Sunday, May 04, 2008

Book week #4: Kimonomania

Sorry to leave you hanging on that last post. My mom was in town helping me to sew samples for Quilt Market and to work out some of the tricky bits in the pattern instructions, and we were busy, busy all week long.

In any case, thanks for all your thoughtful comments on my post. Truthfully, by the time I wrote it I had pretty much decided it was ok. As several people pointed out, the Anthropologie tree really is quite different from mine, even if the original inspiration did come from my work. I appreciate your thoughts and responses to it.

In the meantime, back to book week! Here's one that Todd and Tsia picked out for my birthday, completely on their own. They chose well.

Like books #1 and #2, this book was also written by someone exploring a new place: the author moved to Japan for two years to learn about its culture, fashion and people. But unlike the other two books, this one focuses exclusively on one aspect of that culture: the kimono. And it turns out that there is plenty to learn from such a deceptively simple garment.

The construction of the kimono is, in itself, fascinating. According to the book, contemporary kimonos are made from one strip of fabric, in one single width for the front, back, and sleeves. The fabric is woven or printed directionally so that front and back will look the same once the kimono is assembled (no shoulder seam). And all kimonos are made with the same measurements: one for men's and another for women's.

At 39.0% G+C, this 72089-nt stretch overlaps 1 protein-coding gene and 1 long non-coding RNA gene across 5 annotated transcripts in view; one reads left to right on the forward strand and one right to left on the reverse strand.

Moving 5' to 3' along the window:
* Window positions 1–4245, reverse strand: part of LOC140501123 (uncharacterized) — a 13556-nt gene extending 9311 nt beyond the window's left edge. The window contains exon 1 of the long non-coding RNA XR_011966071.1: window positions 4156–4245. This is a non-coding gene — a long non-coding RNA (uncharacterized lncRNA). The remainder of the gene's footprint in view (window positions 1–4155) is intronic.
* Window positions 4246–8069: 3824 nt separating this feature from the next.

The fit of the kimono is accomplished exclusively by folding and tying, which requires lots of training to accomplish. The collar should fall to reveal part of the back neck, the front should align with the stocking seam on the right leg, the length of the kimono must be just the correct height, etc. Various padding and layers are added to give it the proper shape and volume.

And the best part? One wears different kimonos in different seasons, and the combination of fabrics, textures, and patterns is an art in itself. So of course I love all the photos of kimonos and obis (the wide belt that's worn over the kimono), both historic and contemporary, in this book. The combinations are spectacular and unusual. Florals and checks, stripes and geometrics. And I thought matching men's clothing was fun, with the suits, shirt, and tie patterns and textures.


  1. Dont you just love kimonos? :)

  2. These are great* I love looking at the rich patterns and colors on Kimonos.

  3. I love kimonos too! When we were in Japan, our friend took us to a kimono store. Yikes! The one I liked was $7000, not including the obi, shoes, or matching purse. Hiromi told us most people these days rent them.